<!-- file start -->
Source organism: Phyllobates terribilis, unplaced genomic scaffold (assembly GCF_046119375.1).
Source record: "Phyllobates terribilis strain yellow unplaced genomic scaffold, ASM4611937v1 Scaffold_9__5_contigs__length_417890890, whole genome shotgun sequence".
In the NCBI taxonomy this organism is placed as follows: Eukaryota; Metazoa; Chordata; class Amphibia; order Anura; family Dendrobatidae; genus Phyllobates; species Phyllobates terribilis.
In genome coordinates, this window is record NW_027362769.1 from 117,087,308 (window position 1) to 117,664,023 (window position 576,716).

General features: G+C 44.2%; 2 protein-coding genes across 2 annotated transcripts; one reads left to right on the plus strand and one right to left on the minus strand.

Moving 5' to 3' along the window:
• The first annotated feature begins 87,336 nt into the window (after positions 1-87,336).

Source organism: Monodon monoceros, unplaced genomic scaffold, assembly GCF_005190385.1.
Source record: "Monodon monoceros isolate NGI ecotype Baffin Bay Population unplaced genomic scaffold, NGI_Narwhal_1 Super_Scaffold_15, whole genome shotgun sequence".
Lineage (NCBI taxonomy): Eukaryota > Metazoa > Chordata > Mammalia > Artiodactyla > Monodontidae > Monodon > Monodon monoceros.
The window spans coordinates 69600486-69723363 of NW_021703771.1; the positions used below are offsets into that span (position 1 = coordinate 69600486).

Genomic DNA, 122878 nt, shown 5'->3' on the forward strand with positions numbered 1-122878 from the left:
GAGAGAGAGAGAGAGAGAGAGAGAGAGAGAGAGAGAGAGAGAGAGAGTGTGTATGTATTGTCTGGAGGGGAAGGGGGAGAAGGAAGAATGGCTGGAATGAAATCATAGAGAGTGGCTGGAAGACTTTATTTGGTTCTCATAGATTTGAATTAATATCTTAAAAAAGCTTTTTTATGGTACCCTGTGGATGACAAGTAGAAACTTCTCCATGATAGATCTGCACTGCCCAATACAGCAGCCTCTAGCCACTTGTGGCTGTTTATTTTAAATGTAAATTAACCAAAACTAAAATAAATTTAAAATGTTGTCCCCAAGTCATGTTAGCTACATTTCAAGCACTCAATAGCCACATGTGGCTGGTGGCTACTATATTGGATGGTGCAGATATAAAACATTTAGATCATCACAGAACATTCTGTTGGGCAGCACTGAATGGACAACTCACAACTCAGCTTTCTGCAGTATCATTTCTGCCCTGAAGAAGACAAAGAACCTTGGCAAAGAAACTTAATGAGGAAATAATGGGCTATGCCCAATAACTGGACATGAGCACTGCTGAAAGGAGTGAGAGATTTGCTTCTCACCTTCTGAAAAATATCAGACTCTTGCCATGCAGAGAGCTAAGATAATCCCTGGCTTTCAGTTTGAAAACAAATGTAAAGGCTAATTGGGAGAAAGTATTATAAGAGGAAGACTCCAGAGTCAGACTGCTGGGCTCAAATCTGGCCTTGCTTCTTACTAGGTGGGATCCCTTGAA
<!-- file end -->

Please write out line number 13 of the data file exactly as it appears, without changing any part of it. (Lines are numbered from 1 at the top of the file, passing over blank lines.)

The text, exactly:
GAGAGAGAGAGAGAGAGAGAGAGAGAGAGAGAGAGAGAGAGAGAGAGTGTGTATGTATTGTCTGGAGGGGAAGGGGGAGAAGGAAGAATGGCTGGAATGAAATCATAGAGAGTGGCTGGAAGACTTTATTTGGTTCTCATAGATTTGAATTAATATCTTAAAAAAGCTTTTTTATGGTACCCTGTGGATGACAAGTAGAAACTTCTCCATGATAGATCTGCACTGCCCAATACAGCAGCCTCTAGCCACTTGTGGCTGTTTATTTTAAATGTAAATTAACCAAAACTAAAATAAATTTAAAATGTTGTCCCCAAGTCATGTTAGCTACATTTCAAGCACTCAATAGCCACATGTGGCTGGTGGCTACTATATTGGATGGTGCAGATATAAAACATTTAGATCATCACAGAACATTCTGTTGGGCAGCACTGAATGGACAACTCACAACTCAGCTTTCTGCAGTATCATTTCTGCCCTGAAGAAGACAAAGAACCTTGGCAAAGAAACTTAATGAGGAAATAATGGGCTATGCCCAATAACTGGACATGAGCACTGCTGAAAGGAGTGAGAGATTTGCTTCTCACCTTCTGAAAAATATCAGACTCTTGCCATGCAGAGAGCTAAGATAATCCCTGGCTTTCAGTTTGAAAACAAATGTAAAGGCTAATTGGGAGAAAGTATTATAAGAGGAAGACTCCAGAGTCAGACTGCTGGGCTCAAATCTGGCCTTGCTTCTTACTAGGTGGGATCCCTTGAA